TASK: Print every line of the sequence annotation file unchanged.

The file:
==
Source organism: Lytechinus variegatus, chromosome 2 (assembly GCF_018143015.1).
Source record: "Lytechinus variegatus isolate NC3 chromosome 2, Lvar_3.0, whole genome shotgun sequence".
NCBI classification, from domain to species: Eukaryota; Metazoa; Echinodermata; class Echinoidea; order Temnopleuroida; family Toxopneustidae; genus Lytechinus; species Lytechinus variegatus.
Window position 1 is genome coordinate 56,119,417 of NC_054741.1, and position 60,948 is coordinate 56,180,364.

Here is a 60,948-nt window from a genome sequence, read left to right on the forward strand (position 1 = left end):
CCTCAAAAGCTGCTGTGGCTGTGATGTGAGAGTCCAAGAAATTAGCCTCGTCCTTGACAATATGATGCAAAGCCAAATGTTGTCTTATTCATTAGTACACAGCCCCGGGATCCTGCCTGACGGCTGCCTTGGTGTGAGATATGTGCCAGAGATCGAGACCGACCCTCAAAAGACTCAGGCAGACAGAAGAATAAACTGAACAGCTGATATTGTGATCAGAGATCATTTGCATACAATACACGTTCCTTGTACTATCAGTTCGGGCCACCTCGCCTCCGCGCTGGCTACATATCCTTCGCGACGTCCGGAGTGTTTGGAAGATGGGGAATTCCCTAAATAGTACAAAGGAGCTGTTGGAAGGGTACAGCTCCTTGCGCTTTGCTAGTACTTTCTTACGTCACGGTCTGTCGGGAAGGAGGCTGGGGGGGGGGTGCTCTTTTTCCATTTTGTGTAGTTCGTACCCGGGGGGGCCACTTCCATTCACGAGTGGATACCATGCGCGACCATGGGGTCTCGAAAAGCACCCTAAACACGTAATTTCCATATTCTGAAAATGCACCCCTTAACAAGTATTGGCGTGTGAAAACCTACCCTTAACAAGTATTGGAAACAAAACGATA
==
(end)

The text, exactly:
Source organism: Lytechinus variegatus, chromosome 2 (assembly GCF_018143015.1).
Source record: "Lytechinus variegatus isolate NC3 chromosome 2, Lvar_3.0, whole genome shotgun sequence".
NCBI classification, from domain to species: Eukaryota; Metazoa; Echinodermata; class Echinoidea; order Temnopleuroida; family Toxopneustidae; genus Lytechinus; species Lytechinus variegatus.
Window position 1 is genome coordinate 56,119,417 of NC_054741.1, and position 60,948 is coordinate 56,180,364.

Here is a 60,948-nt window from a genome sequence, read left to right on the forward strand (position 1 = left end):
CCTCAAAAGCTGCTGTGGCTGTGATGTGAGAGTCCAAGAAATTAGCCTCGTCCTTGACAATATGATGCAAAGCCAAATGTTGTCTTATTCATTAGTACACAGCCCCGGGATCCTGCCTGACGGCTGCCTTGGTGTGAGATATGTGCCAGAGATCGAGACCGACCCTCAAAAGACTCAGGCAGACAGAAGAATAAACTGAACAGCTGATATTGTGATCAGAGATCATTTGCATACAATACACGTTCCTTGTACTATCAGTTCGGGCCACCTCGCCTCCGCGCTGGCTACATATCCTTCGCGACGTCCGGAGTGTTTGGAAGATGGGGAATTCCCTAAATAGTACAAAGGAGCTGTTGGAAGGGTACAGCTCCTTGCGCTTTGCTAGTACTTTCTTACGTCACGGTCTGTCGGGAAGGAGGCTGGGGGGGGGGTGCTCTTTTTCCATTTTGTGTAGTTCGTACCCGGGGGGGCCACTTCCATTCACGAGTGGATACCATGCGCGACCATGGGGTCTCGAAAAGCACCCTAAACACGTAATTTCCATATTCTGAAAATGCACCCCTTAACAAGTATTGGCGTGTGAAAACCTACCCTTAACAAGTATTGGAAACAAAACGATA